U.S. Botanic Garden’s Sustainable Gardening Showcase is SITES-Certified

Photo credit: U.S. Botanic Garden

Hey, remember the Sustainable Sites Initiative? It’s the project of the U.S. Botanic Garden, the Lady Bird Johnson Center and the American Society of Landscape Architects that created the landscape equivalent of LEED certification for sustainability.

Well, some happy news here in D.C. (and I can read your cynical minds at this very notion) is that the newly renovated Bartholdi Park at the U.S. Botanic Garden recently won SITES Gold certification – the first public garden in the U.S. to do so and the first in D.C. of any kind.

Now I’ll confess my doubts about the renovation.  Bartholdi Park has been a favorite of mine for decades! It’s at the base of the House of Representatives office buildings and when I worked there I escaped to this spot as often as possible, as did so many Hill staffers. (Insert snarky thoughts about Hill staffers here.)

And the kind of garden it was? The kind designed 80 years go as a place for humans to sit in, relax, have lunch, and get ideas for their home garden – a decidedly “ornamental” one. (I hate that term but that’s a topic for future rant.)

So when I heard about the make-over, a redesign focused on eco-services, food and accessibility, I worried.

But then I saw the result, now just over a year in the ground, at a recent press conference and was totally won over. Though still too new to judge, it’s very pretty, and even more human-friendly than before.

Bartholdi Park receives SITES Gold certificate. (L-R) Saharah Moon Chapotin, USBG Exec. Director; Thomas Crawley, Bartholdi Park gardener; Ray Mims, USBG Sustainability Horticulturalist; Jamie Statter, VP of SITES, U.S. Green Building Council; Darron Damone, Andropogon Landscape Architects; Emily Janka, AOC Planning and Project Mgmt Jurisdiction Exec.; and Jason Curtis, SITES AP, Andropogon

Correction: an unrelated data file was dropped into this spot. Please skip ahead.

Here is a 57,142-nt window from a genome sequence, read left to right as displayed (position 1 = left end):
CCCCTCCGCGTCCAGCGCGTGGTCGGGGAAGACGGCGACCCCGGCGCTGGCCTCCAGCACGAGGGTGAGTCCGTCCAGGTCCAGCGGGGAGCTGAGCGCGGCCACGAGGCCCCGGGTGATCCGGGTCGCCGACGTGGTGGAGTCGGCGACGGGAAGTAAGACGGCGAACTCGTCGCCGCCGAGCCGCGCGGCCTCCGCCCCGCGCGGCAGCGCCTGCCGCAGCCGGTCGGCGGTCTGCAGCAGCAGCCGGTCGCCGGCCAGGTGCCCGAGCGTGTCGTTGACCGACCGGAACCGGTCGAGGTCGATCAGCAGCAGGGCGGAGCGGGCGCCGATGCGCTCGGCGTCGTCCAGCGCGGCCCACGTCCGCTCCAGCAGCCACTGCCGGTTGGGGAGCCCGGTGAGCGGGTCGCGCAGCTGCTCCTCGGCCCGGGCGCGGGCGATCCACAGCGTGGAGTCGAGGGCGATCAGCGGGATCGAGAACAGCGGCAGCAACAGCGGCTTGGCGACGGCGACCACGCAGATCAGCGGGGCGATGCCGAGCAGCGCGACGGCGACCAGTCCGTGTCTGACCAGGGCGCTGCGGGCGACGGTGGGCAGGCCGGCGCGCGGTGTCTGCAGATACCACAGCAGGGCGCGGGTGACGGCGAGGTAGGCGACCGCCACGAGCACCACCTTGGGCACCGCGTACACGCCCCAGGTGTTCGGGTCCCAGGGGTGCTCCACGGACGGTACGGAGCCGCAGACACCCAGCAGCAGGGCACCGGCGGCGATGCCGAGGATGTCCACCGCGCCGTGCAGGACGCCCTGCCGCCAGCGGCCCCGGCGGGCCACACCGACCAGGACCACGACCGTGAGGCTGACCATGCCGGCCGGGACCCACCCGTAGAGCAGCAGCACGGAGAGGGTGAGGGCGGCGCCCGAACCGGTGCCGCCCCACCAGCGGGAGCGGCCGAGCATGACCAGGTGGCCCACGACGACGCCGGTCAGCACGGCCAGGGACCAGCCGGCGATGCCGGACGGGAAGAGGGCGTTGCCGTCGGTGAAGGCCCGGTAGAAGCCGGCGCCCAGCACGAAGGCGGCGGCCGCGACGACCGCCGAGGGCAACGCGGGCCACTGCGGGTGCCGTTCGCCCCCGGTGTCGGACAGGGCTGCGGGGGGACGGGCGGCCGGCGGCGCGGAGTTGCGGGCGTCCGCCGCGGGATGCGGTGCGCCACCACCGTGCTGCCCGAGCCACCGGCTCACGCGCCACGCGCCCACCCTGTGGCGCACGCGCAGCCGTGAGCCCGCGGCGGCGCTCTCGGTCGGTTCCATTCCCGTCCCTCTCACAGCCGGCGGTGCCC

As described in more detail in the press release, judging of the garden by SITES was based on five elements:

Water/stormwater management

The one-acre park has 10 rain gardens! Read all about them in Adrian Higgins’s great article about them in the Washington Post, entitled “Many rain gardens fall flat. This one shows how it’s done.” The use of potable water in the garden was also reduced.

Bog garden includes carnivorous plants from the collection of Bill McLaughlin

Most are native, and the USBG is working with the Mt. Cuba Center to monitor the pollination results. There’s also a good-sized kitchen garden. The use of annuals in pots is reduced. Plants were re-used on site or nearby.

Corn growing in Bartholdi Park. Photo credit: U.S. Botanic Garden.
Raised-bed kitchen garden.
That’s the Rayburn House Office Building in the background.

Good soil.
During construction topsoil was removed, amended and replaced. Soil was treated like the living system it is.

Concrete from sidewalks was crushed and reused. Permeable pavers were used extensively. Furniture was made locally from fallen oaks.

Ray Mims showing off new furniture. That’s Devin Dotson in the background.

Human health.
This last element you don’t usually see on lists of sustainable gardening features, and to SITES I say hooray for including us humans! In this garden it means wheelchair accessibility throughout, more paths and seating than ever, what they’re calling “nature-in-motion walks”, Saturday morning yoga, more water fountains, bicycle parking, and educational signage. Accessibility in this particular garden couldn’t be more important, since the opening of the Disabled Veterans Memorial just across the street.

Photo credit: U.S. Botanic Garden.

Tours of Bartholdi Park and other events there can be found at www.USBG.gov/Programs. Bartholdi Park is open to the public free of charge every day of the year. It just never closes.

Landscape for Life is the homeowner version of the Sustainable Sites Initiative. Check it out!


  1. I asked Ray Mims to clarify/expand on how soils were treated on the site. He responded:
    “Soil is one of the five main components of the Sustainable SITES Initiative, which works to protect this living system during construction projects. During the Bartholdi Park renovation project, the contractor was contractually obligated to remove two feet of topsoil from construction locations, keep intact, and return to the site after construction was complete. The project only called for adding amendment to the soil for the rain gardens, as adding in some sand increased the speed of water entering the soil in the rain gardens. Additionally, there were 12 locations in the one-acre garden that were protected throughout the project (“Special Vegetative Protection Zones” in SITES parlance) where both plants and soil were protected throughout construction. This is a prerequisite of SITES and these USBG areas – some as large as 25 feet by 10 feet – were kept in place without removing soil and plants and were protected from compaction and construction work as well.

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